Kisses From Heaven

(Photo by Selma Komisky)

Kisses From Heaven

By Patrick Herman

The nurse placed the tightly wrapped baby in my arms.  The realization hit me that I had just become a father.  Looking at that tiny face, I naturally kissed his forehead. Before a word was spoken or even before the tears of joy that formed in my eyes could fall, I kissed his tiny face.  He was mine, my first-born, and it only seemed fitting that this gesture of love, namely a kiss, would be the first thing to welcome him into the family.  A  kiss of the father to his child.

In a very similar way, our celestial Father kisses our foreheads when we don’t even understand “love.” He whispers to our hearts that all is well, and He shows us by His actions that He will never leave us nor forsake us. 

It’s incredible to think that we love our children long before they know what love is. How can a baby know the meaning of a kiss?  Or the words “I love you?”  In fact, a child will only begin to speak typically after a year, and concepts like “love” will take much longer.

A parent’s love for a child is so strong that it perseveres through great adversities. Someone made this comment as I was holding my newborn child.  The man said, “Yesterday you didn’t have a son, and today you would take a bullet for him if he was in danger. Isn’t that amazing?”  It was true, I thought.  I would take a bullet for this child. What had happened?  This child had no idea how loved he was!  (See John 15:12, John 3:16)

I find it amazing that the Bible compares the love of the Father to my life experience.  It says that we wouldn’t know love had we not been first loved by God. ( I John 4:19). Like that newborn, we are loved and cannot fully understand.  Born again into God’s family and kissed from heaven, as it were, to welcome us into His family. ( John 3:1-17)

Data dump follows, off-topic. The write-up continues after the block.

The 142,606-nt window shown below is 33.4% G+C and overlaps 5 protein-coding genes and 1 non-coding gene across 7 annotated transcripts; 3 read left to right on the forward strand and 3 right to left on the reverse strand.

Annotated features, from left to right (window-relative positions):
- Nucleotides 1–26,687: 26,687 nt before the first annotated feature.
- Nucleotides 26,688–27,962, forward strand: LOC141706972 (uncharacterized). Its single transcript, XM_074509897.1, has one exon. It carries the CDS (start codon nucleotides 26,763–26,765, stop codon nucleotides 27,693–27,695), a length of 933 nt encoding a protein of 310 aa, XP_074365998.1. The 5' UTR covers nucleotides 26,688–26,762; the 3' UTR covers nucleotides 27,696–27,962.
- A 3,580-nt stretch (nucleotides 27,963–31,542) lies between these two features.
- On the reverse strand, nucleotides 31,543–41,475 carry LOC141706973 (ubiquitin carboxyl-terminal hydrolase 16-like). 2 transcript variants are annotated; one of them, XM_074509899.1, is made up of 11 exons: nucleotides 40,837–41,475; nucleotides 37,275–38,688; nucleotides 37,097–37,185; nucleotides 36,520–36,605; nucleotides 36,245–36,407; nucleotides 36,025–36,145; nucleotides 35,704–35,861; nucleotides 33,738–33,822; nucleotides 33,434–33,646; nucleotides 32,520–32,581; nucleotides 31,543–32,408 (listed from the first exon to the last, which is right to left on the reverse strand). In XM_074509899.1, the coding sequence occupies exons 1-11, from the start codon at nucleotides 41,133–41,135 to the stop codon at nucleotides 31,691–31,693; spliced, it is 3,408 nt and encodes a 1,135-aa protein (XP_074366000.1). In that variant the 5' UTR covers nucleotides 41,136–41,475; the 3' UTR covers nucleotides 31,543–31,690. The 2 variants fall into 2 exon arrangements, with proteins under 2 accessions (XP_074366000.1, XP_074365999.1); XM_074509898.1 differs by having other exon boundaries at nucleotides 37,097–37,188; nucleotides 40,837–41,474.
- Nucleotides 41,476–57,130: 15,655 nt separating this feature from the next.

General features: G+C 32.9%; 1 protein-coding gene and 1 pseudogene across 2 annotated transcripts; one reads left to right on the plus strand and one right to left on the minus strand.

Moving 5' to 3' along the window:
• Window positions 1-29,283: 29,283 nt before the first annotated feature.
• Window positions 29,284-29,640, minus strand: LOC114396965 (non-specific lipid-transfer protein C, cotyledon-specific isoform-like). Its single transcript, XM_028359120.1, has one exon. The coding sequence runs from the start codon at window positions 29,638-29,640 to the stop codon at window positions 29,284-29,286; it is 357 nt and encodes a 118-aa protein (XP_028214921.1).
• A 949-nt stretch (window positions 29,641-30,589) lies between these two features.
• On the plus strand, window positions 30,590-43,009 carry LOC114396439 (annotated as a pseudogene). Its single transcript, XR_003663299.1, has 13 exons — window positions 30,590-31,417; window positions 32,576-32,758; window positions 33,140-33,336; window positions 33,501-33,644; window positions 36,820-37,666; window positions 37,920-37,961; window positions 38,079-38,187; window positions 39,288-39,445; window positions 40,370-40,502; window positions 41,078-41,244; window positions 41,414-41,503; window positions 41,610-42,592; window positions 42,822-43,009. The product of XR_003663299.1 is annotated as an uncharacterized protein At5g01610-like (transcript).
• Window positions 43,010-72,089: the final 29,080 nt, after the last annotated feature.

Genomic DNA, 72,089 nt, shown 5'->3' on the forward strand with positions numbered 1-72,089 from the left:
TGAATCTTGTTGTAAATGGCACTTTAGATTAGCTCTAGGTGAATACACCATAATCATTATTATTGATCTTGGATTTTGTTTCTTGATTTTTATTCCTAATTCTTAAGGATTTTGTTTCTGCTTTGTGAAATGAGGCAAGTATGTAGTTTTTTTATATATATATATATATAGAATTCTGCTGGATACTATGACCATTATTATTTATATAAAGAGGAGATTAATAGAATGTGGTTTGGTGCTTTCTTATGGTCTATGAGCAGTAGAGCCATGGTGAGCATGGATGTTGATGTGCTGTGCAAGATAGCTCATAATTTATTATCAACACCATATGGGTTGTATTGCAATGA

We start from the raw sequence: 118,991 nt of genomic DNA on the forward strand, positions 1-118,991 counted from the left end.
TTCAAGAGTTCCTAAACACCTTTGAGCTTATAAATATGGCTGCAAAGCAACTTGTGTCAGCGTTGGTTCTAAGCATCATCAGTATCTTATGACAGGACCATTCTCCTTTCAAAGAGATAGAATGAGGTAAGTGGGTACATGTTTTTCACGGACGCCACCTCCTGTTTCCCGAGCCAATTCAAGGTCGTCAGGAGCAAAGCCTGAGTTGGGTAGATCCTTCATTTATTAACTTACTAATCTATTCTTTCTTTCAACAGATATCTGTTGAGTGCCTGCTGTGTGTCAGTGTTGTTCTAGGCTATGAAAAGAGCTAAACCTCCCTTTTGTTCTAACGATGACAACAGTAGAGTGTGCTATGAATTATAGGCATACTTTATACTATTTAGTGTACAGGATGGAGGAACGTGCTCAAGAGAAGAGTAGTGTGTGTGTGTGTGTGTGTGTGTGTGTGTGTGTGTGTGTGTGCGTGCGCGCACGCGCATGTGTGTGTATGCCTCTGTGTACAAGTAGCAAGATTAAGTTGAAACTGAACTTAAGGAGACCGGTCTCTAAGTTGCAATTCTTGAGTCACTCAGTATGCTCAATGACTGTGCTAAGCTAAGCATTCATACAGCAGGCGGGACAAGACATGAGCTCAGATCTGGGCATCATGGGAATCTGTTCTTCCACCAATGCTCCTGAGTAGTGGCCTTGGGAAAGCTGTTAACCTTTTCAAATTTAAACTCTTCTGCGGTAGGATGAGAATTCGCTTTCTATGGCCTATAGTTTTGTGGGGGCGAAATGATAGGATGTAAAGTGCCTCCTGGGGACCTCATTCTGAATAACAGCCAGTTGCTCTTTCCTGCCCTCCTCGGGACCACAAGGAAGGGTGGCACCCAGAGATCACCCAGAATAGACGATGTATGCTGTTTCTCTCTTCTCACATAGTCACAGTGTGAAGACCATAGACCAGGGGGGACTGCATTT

A child is born into a family and learns that he is loved over time.  Love comes in many forms; in kisses and hugs, in words and actions, in time and money spent, through struggles and pain, in heartache and joy.  Love strengthens and grows as love is received.  Looking back over my life, I understood my parents’ love for me, but more importantly, I knew God’s love for me even as a small child.  There were times I would speak with Him often and knew that I loved Him too.  Other times, I would actually hide from His love (sin will do that to us) and I’m embarrassed to say that I would shun Him and His love (especially in my teen years).  There were times I wanted nothing to do with Him. 

The same can be said of us as our children grow.  When my newborn reached 8 years-of-age, there was a day that as he stomped away to his room in anger, he turned to me and said the words that no father wants to hear: “I hate you!” I did what fathers typically do in times like these—I waited. I gave him some time to cool down.  I found him sitting on his bed some time later and we talked.  I started with these words, “I don’t hate you.” He immediately wrapped his arms around me and hugged tightly. 

Love covers a multitude of sins. 

Romans 5 tells us, God commanded His own love toward us that while we were yet sinners Christ died for us. 

Loved by the Father?  Definitely.  We may not realize the depth, the length, the width of His love, but like a small and simple kiss, love begins to take root in our hearts. We begin to understand His love for us and then to do what seems the most natural, to love others.

Find out more about Patrick by visiting